With that, we come to the change in attitudes that is required. I think it is important that the youth have an open-mind. When you get qualified from a government university, that does not mean that you have to get a job in the public sector. There are people who have graduated from our local government universities who are doing very well in the foreign labour market. The attraction to government jobs comes with the pension scheme. But working in the private sector opens other opportunities and, in most cases, you can earn a better salary when you are actually working.
So, I believe that in order to successfully change the narrative and move forward, we need to change both our systems and also our attitudes.
Right now, even parents, teachers encourage students to go to universities and get a conventional degree. So how do we raise the significance and importance given to these vocational/training schools so that it is an attractive option to the youth?
From the primary level of education, we have to change the mindset of school students. The thing is if trained properly, in reality, a motor mechanic earns more money than a graduate working in a traditional government office. So there needs to be an attitude change among the youth as well. But this change must be implemented from the pre-school days. The parents also must understand that we need to let our children decide what their interests are. Higher education should not be forced on a young adult. There are enough and more examples of people who have come up in life without having a university degree.
We first have to assess the needs of not just the local labour market but also the global labour market and thereafter revamp the syllabuses and training modules in our technical and vocational training schools. If we do that, then those colleges will become an attractive option so that the youth will have more options to choose from. I also believe that technical colleges, if they are more tailored to the modern labour market, are more innovative and in line with what’s happening in society than a conventional university because the purpose of a university is different to that of a technical college. So young people who are more inclined to have a practical education should definitely explore these institutions more as they would find the program more aligned with their interests.
Will intergenerational partnerships in the form of mentorship programs be a possible solution to engage young women in politics? Would this enable young women interested in politics be better equipped to face the realities of their world of work?
Yes, of course. But for these programs to bear fruitful results, we need to have a total change in the political culture in this country. Right now, if you want to get into politics, you need to have a lot of money. And, unfortunately, as political thuggery is an integral part of our political culture, you need to have a lot of connections and protection as well. So, in this male-dominated patriarchal society, it is very difficult for a young woman to enter this field. This is quite unfortunate because if we look at our history, it is clear that other countries in this region were far behind us in this regard. We were the first to get universal franchise. Our women got voting rights along with the women in the UK. We had a woman in Parliament in 1932 itself. But the present context is the exact opposite.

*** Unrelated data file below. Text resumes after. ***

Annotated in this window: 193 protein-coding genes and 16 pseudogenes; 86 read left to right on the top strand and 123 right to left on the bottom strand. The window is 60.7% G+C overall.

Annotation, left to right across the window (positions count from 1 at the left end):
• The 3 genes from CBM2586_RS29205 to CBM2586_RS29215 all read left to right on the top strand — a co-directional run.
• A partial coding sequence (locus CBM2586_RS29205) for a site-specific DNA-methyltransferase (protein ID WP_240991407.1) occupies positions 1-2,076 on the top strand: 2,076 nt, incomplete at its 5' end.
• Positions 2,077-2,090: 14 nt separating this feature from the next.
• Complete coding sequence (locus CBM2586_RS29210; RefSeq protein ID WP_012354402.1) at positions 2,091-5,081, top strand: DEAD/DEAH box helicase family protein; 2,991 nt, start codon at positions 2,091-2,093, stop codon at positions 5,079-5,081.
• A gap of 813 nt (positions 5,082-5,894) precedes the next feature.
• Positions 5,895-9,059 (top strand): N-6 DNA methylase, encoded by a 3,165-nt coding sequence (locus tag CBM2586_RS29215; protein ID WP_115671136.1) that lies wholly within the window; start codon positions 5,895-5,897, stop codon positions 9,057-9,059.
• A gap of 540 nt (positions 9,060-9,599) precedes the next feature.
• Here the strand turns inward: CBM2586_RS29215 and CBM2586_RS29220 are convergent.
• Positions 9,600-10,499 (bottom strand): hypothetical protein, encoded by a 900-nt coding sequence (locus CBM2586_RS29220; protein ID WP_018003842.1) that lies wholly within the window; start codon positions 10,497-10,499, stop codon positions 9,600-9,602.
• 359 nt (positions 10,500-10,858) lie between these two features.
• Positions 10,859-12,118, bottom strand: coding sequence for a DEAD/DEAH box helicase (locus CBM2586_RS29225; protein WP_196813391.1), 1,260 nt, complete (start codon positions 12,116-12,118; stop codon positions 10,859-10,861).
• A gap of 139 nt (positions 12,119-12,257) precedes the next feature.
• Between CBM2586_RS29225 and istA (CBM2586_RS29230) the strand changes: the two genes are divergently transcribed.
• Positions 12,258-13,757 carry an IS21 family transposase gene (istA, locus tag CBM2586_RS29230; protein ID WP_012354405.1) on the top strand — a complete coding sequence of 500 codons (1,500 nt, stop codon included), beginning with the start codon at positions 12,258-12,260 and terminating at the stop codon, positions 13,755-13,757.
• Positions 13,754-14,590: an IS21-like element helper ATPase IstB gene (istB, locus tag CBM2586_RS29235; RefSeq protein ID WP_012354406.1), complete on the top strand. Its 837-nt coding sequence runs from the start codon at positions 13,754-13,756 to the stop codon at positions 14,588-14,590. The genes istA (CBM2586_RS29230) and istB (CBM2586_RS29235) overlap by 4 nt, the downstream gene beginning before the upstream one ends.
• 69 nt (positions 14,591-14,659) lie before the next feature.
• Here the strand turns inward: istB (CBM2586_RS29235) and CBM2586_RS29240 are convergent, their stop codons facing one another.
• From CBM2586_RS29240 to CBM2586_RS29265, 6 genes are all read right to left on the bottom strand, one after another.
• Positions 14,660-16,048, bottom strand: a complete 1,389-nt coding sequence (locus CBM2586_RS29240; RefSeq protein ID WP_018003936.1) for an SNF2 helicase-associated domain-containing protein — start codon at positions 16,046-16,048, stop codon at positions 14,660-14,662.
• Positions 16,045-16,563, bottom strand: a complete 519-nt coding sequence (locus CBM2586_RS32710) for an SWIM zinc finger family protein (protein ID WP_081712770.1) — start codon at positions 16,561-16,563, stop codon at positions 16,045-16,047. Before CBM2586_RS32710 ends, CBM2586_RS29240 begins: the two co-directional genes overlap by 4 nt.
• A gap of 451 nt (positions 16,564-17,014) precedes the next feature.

Women are as capable as men in decision-making. We find that female representatives are more committed and less corrupt so that I would even go to the extent of saying women make better politicians. The few women who get to enter politics, do so because they are passionate about serving the country. But it is unfortunate that we still have to convince and plead our case to the public to show why we need to have women in Parliament and at the decision-making level. It is a result of this patriarchal society. Even making a speech in parliament, for a female representative is such a challenge. It is an uphill battle.
So along with a system change that can be achieved up to an extent through the quota system, we as female politicians must also support young women who are passionate about politics by sharing our experiences so that they can cope and stand on their two feet in this male-dominant environment. It is a difficult task but we need more young women who are passionate about serving the country. So, mentorship programs and training programs can help definitely up to an extent in my opinion.
Do you have any other recommendations to increase young women’s political participation in this country?
Most of the women organizations that support political participation of women are all situated in Colombo. The thinking of women in Colombo who are aware of their rights and defending other women’s rights is different to the needs of women living in rural villages. So, there is a large gap between women living in urban areas and women living in rural areas. Their aspirations, values, beliefs and expectations are all different. Their views and basic knowledge about being in politics are also very different.
During the local government elections period, when the female representative quota system was first introduced, we realized this first-hand. Women living in villages have to deal with a lot of domestic problems because their families are vehemently against them being in politics. The society that they live in also don’t want them to be in politics.
So, we need to acknowledge this gap when devising strategies aimed at encouraging political participation of women in this country.